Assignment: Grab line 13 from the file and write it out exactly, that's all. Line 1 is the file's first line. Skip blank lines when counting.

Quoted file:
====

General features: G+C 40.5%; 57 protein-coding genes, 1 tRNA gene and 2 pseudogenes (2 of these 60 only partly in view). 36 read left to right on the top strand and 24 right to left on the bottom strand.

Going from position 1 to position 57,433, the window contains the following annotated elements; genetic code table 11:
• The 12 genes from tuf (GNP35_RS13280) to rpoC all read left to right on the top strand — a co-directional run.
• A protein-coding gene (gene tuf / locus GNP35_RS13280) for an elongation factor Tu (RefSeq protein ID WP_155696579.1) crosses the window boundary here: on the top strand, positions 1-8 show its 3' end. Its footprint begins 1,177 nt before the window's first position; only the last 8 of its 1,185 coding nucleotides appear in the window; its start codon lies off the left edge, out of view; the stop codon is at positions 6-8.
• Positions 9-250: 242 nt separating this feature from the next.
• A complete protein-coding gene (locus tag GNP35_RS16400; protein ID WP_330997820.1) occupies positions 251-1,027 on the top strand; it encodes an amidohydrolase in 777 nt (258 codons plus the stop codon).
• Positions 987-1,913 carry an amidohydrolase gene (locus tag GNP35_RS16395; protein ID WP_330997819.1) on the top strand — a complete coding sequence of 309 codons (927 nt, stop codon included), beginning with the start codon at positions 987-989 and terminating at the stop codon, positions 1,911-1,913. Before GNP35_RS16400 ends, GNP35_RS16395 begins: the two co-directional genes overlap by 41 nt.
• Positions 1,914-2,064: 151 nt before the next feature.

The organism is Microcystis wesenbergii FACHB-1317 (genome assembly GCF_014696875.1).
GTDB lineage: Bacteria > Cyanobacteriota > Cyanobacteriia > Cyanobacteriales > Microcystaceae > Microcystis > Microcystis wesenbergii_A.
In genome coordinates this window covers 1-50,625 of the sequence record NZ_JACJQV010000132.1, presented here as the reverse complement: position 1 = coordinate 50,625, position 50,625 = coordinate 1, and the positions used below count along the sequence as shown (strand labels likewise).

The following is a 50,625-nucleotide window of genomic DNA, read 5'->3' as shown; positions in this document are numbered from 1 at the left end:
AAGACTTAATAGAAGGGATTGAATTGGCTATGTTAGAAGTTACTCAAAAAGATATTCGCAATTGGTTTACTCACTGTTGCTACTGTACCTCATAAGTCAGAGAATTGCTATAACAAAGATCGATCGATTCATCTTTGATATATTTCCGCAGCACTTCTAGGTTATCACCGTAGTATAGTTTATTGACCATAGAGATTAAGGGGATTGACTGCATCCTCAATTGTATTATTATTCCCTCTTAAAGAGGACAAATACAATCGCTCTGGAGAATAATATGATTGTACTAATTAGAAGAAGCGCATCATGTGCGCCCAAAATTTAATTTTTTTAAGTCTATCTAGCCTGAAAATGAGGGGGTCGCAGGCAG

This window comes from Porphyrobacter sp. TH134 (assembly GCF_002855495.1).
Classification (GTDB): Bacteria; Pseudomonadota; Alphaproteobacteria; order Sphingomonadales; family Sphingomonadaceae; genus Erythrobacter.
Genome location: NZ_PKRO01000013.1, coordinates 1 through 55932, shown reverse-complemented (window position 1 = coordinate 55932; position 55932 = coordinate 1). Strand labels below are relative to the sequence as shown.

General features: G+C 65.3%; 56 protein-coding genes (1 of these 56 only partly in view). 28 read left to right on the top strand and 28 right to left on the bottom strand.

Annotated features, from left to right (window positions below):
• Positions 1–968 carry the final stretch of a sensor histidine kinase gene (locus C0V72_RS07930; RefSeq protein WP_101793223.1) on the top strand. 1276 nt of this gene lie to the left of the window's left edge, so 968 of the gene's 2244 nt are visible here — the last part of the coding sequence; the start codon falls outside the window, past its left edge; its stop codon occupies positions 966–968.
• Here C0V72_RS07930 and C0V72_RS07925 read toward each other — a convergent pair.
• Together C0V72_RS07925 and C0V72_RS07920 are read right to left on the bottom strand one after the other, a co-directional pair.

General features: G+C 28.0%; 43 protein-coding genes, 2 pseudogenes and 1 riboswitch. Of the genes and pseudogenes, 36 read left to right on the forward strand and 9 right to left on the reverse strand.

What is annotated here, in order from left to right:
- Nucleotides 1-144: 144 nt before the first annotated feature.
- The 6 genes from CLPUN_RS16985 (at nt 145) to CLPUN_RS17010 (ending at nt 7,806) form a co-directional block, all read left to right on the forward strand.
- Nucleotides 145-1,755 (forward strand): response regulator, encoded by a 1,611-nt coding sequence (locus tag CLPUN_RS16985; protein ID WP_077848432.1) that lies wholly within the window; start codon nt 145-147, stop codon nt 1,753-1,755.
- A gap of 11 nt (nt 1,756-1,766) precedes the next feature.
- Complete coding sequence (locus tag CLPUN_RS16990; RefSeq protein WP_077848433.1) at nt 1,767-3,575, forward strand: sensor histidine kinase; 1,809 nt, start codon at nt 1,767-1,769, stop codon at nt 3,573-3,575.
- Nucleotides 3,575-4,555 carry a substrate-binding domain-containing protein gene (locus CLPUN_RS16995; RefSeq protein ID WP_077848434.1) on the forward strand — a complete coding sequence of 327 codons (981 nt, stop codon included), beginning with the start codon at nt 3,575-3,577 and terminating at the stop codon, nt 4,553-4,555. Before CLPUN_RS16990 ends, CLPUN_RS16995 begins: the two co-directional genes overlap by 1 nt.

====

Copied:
AAGACTTAATAGAAGGGATTGAATTGGCTATGTTAGAAGTTACTCAAAAAGATATTCGCAATTGGTTTACTCACTGTTGCTACTGTACCTCATAAGTCAGAGAATTGCTATAACAAAGATCGATCGATTCATCTTTGATATATTTCCGCAGCACTTCTAGGTTATCACCGTAGTATAGTTTATTGACCATAGAGATTAAGGGGATTGACTGCATCCTCAATTGTATTATTATTCCCTCTTAAAGAGGACAAATACAATCGCTCTGGAGAATAATATGATTGTACTAATTAGAAGAAGCGCATCATGTGCGCCCAAAATTTAATTTTTTTAAGTCTATCTAGCCTGAAAATGAGGGGGTCGCAGGCAG